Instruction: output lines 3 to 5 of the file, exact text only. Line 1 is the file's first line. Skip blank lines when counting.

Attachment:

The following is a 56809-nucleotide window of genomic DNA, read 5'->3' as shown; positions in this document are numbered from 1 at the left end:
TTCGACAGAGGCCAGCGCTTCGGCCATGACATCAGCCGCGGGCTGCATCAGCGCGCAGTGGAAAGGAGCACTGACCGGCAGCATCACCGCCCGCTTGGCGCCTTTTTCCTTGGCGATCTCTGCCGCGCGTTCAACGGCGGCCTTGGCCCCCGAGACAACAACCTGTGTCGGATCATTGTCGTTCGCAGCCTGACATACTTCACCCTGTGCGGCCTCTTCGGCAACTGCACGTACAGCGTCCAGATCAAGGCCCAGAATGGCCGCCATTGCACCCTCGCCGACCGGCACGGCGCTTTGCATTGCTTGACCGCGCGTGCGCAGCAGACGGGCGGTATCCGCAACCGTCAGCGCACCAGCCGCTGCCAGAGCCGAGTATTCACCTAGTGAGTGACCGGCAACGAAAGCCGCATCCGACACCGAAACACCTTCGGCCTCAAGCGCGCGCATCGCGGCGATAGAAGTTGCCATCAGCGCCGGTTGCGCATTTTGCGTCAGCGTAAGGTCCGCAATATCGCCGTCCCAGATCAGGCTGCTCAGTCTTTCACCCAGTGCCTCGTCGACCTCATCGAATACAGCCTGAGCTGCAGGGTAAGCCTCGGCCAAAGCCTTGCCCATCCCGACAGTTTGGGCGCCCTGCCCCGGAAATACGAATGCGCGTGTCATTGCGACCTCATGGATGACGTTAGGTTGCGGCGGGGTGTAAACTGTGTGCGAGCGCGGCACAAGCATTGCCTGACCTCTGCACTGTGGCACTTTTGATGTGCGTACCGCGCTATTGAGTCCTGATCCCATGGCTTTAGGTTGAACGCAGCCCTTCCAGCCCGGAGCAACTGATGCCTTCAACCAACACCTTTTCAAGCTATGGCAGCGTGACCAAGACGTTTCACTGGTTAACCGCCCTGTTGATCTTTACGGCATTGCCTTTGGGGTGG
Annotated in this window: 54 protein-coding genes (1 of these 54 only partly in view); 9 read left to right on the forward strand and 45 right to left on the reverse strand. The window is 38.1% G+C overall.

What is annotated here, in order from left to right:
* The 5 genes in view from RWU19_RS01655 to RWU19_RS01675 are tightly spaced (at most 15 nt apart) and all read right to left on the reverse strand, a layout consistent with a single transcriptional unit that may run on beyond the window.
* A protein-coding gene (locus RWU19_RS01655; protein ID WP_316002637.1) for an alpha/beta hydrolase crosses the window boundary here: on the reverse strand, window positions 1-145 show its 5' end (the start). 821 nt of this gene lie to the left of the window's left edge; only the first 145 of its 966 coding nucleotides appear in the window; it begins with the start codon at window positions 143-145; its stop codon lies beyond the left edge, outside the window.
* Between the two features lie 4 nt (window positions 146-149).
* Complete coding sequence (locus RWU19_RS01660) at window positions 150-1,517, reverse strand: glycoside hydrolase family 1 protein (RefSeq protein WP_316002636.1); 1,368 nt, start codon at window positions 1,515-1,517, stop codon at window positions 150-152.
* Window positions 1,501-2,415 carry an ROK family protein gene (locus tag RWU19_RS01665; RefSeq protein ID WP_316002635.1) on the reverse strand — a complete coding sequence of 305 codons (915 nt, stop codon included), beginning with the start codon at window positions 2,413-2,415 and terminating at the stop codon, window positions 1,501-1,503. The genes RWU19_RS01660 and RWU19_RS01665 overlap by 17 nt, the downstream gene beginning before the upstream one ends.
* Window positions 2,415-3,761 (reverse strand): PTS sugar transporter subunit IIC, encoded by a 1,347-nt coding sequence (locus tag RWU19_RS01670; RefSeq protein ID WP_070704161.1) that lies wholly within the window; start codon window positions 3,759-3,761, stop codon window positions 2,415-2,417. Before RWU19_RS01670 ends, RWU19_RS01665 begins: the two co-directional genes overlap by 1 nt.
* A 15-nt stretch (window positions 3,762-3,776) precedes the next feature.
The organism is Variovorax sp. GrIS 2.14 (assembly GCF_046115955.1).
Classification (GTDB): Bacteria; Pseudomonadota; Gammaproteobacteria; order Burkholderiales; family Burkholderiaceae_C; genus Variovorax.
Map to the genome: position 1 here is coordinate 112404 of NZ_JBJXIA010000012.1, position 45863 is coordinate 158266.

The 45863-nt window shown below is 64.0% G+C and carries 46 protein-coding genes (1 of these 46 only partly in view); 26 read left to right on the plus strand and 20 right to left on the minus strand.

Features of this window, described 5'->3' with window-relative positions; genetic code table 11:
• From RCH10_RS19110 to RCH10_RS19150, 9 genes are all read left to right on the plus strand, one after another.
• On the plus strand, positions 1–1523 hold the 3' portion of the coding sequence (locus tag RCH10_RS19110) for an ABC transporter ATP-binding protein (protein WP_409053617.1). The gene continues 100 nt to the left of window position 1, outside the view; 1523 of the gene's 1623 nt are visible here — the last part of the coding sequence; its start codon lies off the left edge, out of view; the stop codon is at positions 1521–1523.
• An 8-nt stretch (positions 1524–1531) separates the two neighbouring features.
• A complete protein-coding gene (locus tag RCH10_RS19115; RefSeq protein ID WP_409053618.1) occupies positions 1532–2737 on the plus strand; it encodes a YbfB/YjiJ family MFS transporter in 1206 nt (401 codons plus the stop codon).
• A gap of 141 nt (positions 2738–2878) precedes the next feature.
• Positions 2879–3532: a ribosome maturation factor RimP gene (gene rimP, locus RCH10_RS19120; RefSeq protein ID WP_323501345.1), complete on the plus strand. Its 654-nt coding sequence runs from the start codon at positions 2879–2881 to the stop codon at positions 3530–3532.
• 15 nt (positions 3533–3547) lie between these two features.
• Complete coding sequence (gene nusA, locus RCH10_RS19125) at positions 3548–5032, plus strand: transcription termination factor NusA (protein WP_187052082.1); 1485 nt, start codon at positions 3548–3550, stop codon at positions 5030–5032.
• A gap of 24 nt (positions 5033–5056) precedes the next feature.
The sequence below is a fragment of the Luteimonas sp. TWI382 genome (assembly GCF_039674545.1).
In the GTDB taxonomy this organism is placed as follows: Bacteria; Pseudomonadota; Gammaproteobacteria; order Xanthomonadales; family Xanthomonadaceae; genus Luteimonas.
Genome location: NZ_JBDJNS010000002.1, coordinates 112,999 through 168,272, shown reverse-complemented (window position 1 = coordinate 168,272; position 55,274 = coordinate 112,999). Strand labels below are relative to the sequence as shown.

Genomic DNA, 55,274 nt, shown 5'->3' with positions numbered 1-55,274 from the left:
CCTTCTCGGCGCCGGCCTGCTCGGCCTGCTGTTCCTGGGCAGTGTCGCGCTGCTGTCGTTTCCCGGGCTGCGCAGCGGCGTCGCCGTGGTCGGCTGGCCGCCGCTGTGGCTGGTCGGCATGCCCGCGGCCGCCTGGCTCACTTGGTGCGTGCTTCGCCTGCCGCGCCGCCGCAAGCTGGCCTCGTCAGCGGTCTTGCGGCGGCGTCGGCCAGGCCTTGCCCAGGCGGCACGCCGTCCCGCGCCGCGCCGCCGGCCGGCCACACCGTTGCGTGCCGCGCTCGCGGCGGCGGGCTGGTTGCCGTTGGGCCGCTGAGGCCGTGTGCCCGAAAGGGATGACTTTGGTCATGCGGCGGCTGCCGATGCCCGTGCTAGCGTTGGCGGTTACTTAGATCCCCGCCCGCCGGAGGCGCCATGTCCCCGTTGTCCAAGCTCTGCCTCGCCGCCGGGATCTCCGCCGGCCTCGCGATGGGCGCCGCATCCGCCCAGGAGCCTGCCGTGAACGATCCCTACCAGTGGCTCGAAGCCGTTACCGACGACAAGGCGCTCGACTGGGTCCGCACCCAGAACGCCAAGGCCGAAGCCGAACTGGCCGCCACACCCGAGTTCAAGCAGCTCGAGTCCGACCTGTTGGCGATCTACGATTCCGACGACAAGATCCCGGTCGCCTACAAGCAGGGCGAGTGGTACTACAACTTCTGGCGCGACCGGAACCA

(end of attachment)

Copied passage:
Annotated in this window: 54 protein-coding genes (1 of these 54 only partly in view); 9 read left to right on the forward strand and 45 right to left on the reverse strand. The window is 38.1% G+C overall.

What is annotated here, in order from left to right:
* The 5 genes in view from RWU19_RS01655 to RWU19_RS01675 are tightly spaced (at most 15 nt apart) and all read right to left on the reverse strand, a layout consistent with a single transcriptional unit that may run on beyond the window.